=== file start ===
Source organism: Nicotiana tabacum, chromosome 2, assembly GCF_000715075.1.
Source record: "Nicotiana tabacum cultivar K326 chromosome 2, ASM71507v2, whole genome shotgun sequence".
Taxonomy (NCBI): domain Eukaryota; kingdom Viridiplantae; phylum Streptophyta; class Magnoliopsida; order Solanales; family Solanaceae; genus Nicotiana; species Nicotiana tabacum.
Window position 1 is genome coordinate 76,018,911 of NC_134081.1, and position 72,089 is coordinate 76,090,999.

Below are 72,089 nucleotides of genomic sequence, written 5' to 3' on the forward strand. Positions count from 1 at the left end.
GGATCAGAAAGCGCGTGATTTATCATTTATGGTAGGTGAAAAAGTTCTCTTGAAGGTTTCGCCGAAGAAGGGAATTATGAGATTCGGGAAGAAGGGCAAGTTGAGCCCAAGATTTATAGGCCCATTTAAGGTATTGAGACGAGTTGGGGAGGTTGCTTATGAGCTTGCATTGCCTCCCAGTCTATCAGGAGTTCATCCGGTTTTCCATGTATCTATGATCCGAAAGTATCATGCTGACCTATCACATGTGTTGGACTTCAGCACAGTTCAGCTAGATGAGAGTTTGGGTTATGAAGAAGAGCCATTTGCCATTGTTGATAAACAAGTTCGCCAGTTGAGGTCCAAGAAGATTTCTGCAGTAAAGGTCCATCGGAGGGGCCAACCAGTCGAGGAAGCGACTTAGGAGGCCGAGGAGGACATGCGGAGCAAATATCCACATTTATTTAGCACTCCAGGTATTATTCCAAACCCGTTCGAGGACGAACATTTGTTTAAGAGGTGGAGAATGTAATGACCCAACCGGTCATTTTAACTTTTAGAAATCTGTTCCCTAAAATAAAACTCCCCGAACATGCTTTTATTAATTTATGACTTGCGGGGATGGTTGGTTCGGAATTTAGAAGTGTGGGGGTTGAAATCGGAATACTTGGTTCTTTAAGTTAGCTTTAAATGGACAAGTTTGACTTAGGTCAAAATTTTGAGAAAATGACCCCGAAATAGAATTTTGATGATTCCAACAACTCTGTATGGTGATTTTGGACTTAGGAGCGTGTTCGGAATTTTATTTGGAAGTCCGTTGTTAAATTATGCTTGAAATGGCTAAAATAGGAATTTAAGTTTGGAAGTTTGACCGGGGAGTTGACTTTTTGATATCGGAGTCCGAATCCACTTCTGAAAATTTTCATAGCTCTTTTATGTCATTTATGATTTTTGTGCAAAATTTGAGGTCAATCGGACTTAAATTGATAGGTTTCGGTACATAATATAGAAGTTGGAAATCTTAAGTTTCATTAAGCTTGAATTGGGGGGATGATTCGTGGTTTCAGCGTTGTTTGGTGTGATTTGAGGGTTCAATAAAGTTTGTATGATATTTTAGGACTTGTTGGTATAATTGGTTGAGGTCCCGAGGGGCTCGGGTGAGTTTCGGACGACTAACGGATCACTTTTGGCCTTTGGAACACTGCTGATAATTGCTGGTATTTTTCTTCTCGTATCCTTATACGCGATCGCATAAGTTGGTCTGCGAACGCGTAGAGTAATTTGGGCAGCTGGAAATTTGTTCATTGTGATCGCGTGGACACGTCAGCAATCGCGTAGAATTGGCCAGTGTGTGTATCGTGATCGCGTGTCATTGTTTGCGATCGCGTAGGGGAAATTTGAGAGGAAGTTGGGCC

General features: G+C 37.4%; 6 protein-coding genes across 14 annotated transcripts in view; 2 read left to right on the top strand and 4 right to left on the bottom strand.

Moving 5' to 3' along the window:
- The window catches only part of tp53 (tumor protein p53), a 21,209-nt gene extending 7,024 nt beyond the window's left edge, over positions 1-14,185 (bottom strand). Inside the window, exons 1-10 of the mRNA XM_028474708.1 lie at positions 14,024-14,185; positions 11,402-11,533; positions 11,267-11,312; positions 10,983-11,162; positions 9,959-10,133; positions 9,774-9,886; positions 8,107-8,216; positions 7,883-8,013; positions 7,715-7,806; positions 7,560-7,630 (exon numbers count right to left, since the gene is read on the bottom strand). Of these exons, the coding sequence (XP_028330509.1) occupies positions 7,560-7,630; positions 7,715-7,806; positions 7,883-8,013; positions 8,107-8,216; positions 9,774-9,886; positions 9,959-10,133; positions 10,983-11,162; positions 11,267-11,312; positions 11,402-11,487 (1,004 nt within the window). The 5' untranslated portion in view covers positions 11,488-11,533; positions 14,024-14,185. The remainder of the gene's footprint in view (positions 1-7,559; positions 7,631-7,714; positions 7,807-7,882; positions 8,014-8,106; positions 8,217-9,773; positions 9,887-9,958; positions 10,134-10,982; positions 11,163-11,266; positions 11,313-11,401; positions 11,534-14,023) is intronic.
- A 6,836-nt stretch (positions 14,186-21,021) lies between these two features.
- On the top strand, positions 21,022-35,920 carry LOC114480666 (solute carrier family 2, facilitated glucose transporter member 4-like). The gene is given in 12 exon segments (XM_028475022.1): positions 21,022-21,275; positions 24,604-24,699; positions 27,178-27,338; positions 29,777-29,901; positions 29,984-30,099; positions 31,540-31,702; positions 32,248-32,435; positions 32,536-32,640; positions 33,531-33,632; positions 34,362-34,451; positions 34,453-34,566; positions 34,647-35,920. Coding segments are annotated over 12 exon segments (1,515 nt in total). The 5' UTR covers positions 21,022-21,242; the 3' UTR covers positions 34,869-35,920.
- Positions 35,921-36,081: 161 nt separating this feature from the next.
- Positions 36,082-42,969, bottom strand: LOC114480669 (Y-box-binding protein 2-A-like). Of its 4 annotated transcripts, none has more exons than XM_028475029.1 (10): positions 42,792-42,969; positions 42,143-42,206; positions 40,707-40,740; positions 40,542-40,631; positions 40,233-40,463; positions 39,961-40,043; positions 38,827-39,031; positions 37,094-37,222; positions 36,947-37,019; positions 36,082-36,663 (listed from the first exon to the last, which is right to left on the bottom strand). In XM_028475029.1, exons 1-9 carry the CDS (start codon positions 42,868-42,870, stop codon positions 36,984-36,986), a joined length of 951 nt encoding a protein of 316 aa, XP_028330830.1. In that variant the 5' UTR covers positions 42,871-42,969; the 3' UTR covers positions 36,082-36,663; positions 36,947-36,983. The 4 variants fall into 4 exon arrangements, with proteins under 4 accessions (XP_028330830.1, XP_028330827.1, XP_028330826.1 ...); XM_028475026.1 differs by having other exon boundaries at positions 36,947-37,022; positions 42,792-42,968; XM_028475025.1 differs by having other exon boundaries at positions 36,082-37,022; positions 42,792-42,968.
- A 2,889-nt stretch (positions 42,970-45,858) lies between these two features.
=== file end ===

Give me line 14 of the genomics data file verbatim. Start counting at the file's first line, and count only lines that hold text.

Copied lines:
- A 2,889-nt stretch (positions 42,970-45,858) lies between these two features.